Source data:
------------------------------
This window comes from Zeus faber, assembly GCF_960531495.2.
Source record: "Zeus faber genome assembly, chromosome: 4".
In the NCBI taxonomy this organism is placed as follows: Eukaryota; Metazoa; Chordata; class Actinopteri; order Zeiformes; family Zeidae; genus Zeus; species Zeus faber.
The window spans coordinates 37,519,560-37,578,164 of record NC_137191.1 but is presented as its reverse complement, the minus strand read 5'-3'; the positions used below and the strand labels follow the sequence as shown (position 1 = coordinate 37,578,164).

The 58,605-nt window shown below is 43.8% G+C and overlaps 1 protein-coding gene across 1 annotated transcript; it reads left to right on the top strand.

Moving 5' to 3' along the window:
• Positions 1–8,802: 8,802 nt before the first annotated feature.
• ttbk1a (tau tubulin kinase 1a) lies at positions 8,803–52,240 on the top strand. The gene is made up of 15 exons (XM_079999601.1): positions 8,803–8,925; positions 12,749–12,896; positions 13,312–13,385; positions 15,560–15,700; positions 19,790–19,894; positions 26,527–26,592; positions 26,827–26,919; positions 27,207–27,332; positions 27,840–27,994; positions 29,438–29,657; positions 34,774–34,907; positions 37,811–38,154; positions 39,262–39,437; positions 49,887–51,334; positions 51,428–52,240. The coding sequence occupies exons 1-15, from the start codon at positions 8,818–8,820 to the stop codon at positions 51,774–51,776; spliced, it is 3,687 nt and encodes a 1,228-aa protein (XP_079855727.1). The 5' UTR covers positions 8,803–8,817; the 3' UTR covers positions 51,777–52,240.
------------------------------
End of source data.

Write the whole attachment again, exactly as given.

This window comes from Zeus faber, assembly GCF_960531495.2.
Source record: "Zeus faber genome assembly, chromosome: 4".
In the NCBI taxonomy this organism is placed as follows: Eukaryota; Metazoa; Chordata; class Actinopteri; order Zeiformes; family Zeidae; genus Zeus; species Zeus faber.
The window spans coordinates 37,519,560-37,578,164 of record NC_137191.1 but is presented as its reverse complement, the minus strand read 5'-3'; the positions used below and the strand labels follow the sequence as shown (position 1 = coordinate 37,578,164).

The 58,605-nt window shown below is 43.8% G+C and overlaps 1 protein-coding gene across 1 annotated transcript; it reads left to right on the top strand.

Moving 5' to 3' along the window:
• Positions 1–8,802: 8,802 nt before the first annotated feature.
• ttbk1a (tau tubulin kinase 1a) lies at positions 8,803–52,240 on the top strand. The gene is made up of 15 exons (XM_079999601.1): positions 8,803–8,925; positions 12,749–12,896; positions 13,312–13,385; positions 15,560–15,700; positions 19,790–19,894; positions 26,527–26,592; positions 26,827–26,919; positions 27,207–27,332; positions 27,840–27,994; positions 29,438–29,657; positions 34,774–34,907; positions 37,811–38,154; positions 39,262–39,437; positions 49,887–51,334; positions 51,428–52,240. The coding sequence occupies exons 1-15, from the start codon at positions 8,818–8,820 to the stop codon at positions 51,774–51,776; spliced, it is 3,687 nt and encodes a 1,228-aa protein (XP_079855727.1). The 5' UTR covers positions 8,803–8,817; the 3' UTR covers positions 51,777–52,240.